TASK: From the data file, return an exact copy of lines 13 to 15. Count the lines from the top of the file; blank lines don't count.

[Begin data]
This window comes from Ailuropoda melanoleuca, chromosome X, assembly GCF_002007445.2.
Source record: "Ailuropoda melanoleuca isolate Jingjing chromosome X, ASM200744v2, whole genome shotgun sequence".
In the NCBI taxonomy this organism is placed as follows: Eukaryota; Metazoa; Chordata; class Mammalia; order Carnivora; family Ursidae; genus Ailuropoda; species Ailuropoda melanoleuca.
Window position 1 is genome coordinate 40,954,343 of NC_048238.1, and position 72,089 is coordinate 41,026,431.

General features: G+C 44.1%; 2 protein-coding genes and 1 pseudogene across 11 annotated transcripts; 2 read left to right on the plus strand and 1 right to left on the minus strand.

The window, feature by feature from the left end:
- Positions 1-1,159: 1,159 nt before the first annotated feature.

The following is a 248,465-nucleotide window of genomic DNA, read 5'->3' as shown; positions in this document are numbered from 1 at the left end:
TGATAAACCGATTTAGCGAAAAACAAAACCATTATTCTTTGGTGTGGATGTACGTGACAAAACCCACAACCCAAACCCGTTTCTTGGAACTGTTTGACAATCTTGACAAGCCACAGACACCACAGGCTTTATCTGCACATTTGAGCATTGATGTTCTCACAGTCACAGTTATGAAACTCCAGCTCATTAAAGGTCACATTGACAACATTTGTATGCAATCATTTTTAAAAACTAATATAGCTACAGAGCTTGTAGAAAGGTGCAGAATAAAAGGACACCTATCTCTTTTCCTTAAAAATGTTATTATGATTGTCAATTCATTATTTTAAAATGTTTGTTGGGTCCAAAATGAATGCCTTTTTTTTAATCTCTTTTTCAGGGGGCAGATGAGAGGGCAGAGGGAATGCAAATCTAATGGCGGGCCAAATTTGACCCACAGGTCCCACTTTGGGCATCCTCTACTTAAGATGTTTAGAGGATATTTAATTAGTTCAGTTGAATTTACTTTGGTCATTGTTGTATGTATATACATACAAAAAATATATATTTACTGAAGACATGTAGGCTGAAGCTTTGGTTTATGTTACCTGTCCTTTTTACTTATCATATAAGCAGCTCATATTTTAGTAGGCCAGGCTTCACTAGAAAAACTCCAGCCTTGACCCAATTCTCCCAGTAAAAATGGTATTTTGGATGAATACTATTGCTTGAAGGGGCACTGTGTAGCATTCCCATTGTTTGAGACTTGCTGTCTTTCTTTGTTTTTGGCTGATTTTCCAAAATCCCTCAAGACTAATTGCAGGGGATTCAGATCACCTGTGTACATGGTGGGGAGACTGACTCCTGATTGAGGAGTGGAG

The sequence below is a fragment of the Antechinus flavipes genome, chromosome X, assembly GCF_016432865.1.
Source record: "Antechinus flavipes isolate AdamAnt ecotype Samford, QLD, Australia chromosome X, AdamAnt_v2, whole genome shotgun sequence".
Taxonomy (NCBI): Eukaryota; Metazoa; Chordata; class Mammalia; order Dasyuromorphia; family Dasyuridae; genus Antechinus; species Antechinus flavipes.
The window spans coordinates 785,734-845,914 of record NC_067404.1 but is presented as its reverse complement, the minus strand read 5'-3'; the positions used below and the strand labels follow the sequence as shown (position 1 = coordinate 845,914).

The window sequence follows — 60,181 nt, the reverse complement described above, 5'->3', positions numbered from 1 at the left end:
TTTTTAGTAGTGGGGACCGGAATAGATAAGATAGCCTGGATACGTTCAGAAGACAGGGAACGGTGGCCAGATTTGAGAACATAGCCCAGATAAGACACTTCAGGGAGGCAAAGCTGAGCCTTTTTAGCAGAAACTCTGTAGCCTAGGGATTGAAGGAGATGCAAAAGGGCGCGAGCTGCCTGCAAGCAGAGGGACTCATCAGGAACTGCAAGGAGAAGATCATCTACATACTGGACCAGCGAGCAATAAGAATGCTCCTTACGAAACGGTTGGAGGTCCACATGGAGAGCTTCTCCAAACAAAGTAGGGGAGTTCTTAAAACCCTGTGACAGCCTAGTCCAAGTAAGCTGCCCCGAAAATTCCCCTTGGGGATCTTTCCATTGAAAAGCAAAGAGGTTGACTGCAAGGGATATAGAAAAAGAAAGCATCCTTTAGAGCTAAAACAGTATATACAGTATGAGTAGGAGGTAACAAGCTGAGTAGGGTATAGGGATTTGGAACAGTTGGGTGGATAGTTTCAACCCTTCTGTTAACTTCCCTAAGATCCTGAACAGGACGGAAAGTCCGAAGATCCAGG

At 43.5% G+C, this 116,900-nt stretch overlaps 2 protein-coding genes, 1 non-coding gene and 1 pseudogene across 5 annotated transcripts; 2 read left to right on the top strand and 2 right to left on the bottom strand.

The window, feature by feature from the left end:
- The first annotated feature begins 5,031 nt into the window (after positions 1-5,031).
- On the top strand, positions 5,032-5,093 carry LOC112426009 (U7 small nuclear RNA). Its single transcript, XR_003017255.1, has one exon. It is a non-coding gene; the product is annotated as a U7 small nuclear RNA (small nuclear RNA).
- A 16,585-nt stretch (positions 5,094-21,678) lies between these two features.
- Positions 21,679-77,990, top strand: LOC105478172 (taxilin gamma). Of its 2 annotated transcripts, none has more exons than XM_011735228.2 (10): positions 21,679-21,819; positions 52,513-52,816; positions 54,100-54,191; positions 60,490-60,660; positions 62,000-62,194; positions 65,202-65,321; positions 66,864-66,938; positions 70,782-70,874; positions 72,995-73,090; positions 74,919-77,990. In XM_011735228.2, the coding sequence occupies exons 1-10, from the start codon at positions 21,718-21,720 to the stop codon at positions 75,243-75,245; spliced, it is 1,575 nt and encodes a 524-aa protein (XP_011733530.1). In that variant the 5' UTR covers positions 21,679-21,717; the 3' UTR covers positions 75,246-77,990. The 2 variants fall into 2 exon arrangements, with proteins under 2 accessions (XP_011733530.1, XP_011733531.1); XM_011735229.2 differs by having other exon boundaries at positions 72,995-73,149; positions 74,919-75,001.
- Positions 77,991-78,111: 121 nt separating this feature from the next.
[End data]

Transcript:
The window spans coordinates 785,734-845,914 of record NC_067404.1 but is presented as its reverse complement, the minus strand read 5'-3'; the positions used below and the strand labels follow the sequence as shown (position 1 = coordinate 845,914).

The window sequence follows — 60,181 nt, the reverse complement described above, 5'->3', positions numbered from 1 at the left end:
TTTTTAGTAGTGGGGACCGGAATAGATAAGATAGCCTGGATACGTTCAGAAGACAGGGAACGGTGGCCAGATTTGAGAACATAGCCCAGATAAGACACTTCAGGGAGGCAAAGCTGAGCCTTTTTAGCAGAAACTCTGTAGCCTAGGGATTGAAGGAGATGCAAAAGGGCGCGAGCTGCCTGCAAGCAGAGGGACTCATCAGGAACTGCAAGGAGAAGATCATCTACATACTGGACCAGCGAGCAATAAGAATGCTCCTTACGAAACGGTTGGAGGTCCACATGGAGAGCTTCTCCAAACAAAGTAGGGGAGTTCTTAAAACCCTGTGACAGCCTAGTCCAAGTAAGCTGCCCCGAAAATTCCCCTTGGGGATCTTTCCATTGAAAAGCAAAGAGGTTGACTGCAAGGGATATAGAAAAAGAAAGCATCCTTTAGAGCTAAAACAGTATATACAGTATGAGTAGGAGGTAACAAGCTGAGTAGGGTATAGGGATTTGGAACAGTTGGGTGGATAGTTTCAACCCTTCTGTTAACTTCCCTAAGATCCTGAACAGGACGGAAAGTCCGAAGATCCAGG